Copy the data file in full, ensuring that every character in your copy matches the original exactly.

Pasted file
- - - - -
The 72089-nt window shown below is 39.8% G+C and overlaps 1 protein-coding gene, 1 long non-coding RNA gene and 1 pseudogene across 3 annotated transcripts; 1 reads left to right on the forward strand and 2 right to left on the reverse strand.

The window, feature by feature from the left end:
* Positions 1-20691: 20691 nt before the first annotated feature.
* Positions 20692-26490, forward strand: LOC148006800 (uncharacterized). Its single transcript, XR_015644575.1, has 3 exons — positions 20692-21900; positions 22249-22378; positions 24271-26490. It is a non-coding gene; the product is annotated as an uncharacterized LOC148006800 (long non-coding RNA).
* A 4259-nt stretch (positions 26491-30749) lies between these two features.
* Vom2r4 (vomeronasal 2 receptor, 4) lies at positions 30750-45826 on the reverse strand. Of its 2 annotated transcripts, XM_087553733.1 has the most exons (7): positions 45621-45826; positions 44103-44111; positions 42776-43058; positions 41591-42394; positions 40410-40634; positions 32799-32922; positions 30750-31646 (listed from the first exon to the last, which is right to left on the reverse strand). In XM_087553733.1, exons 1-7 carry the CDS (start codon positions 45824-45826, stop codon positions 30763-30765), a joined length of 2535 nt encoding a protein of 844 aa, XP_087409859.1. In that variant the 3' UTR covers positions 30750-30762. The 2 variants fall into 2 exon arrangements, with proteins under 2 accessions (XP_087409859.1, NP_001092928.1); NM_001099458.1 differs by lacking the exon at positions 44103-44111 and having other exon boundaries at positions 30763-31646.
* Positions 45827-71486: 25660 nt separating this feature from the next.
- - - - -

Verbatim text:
The 72089-nt window shown below is 39.8% G+C and overlaps 1 protein-coding gene, 1 long non-coding RNA gene and 1 pseudogene across 3 annotated transcripts; 1 reads left to right on the forward strand and 2 right to left on the reverse strand.

The window, feature by feature from the left end:
* Positions 1-20691: 20691 nt before the first annotated feature.
* Positions 20692-26490, forward strand: LOC148006800 (uncharacterized). Its single transcript, XR_015644575.1, has 3 exons — positions 20692-21900; positions 22249-22378; positions 24271-26490. It is a non-coding gene; the product is annotated as an uncharacterized LOC148006800 (long non-coding RNA).
* A 4259-nt stretch (positions 26491-30749) lies between these two features.
* Vom2r4 (vomeronasal 2 receptor, 4) lies at positions 30750-45826 on the reverse strand. Of its 2 annotated transcripts, XM_087553733.1 has the most exons (7): positions 45621-45826; positions 44103-44111; positions 42776-43058; positions 41591-42394; positions 40410-40634; positions 32799-32922; positions 30750-31646 (listed from the first exon to the last, which is right to left on the reverse strand). In XM_087553733.1, exons 1-7 carry the CDS (start codon positions 45824-45826, stop codon positions 30763-30765), a joined length of 2535 nt encoding a protein of 844 aa, XP_087409859.1. In that variant the 3' UTR covers positions 30750-30762. The 2 variants fall into 2 exon arrangements, with proteins under 2 accessions (XP_087409859.1, NP_001092928.1); NM_001099458.1 differs by lacking the exon at positions 44103-44111 and having other exon boundaries at positions 30763-31646.
* Positions 45827-71486: 25660 nt separating this feature from the next.